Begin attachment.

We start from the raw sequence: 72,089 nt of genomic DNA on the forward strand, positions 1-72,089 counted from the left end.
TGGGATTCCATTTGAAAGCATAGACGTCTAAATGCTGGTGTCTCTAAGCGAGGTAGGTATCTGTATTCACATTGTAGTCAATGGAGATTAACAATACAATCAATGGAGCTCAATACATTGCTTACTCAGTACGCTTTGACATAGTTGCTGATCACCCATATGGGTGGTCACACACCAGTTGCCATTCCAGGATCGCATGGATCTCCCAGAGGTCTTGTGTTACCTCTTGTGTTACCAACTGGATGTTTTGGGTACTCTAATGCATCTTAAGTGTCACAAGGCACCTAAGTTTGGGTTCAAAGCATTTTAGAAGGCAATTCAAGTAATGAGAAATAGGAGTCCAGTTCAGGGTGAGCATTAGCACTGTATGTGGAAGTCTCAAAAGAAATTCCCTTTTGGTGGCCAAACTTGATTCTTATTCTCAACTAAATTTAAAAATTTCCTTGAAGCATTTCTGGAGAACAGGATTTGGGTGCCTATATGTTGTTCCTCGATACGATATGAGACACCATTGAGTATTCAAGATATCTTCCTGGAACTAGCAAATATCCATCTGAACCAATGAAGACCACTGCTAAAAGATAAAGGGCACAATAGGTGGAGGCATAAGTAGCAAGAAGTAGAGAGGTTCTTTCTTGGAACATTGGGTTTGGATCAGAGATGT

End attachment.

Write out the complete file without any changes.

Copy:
We start from the raw sequence: 72,089 nt of genomic DNA on the forward strand, positions 1-72,089 counted from the left end.
TGGGATTCCATTTGAAAGCATAGACGTCTAAATGCTGGTGTCTCTAAGCGAGGTAGGTATCTGTATTCACATTGTAGTCAATGGAGATTAACAATACAATCAATGGAGCTCAATACATTGCTTACTCAGTACGCTTTGACATAGTTGCTGATCACCCATATGGGTGGTCACACACCAGTTGCCATTCCAGGATCGCATGGATCTCCCAGAGGTCTTGTGTTACCTCTTGTGTTACCAACTGGATGTTTTGGGTACTCTAATGCATCTTAAGTGTCACAAGGCACCTAAGTTTGGGTTCAAAGCATTTTAGAAGGCAATTCAAGTAATGAGAAATAGGAGTCCAGTTCAGGGTGAGCATTAGCACTGTATGTGGAAGTCTCAAAAGAAATTCCCTTTTGGTGGCCAAACTTGATTCTTATTCTCAACTAAATTTAAAAATTTCCTTGAAGCATTTCTGGAGAACAGGATTTGGGTGCCTATATGTTGTTCCTCGATACGATATGAGACACCATTGAGTATTCAAGATATCTTCCTGGAACTAGCAAATATCCATCTGAACCAATGAAGACCACTGCTAAAAGATAAAGGGCACAATAGGTGGAGGCATAAGTAGCAAGAAGTAGAGAGGTTCTTTCTTGGAACATTGGGTTTGGATCAGAGATGT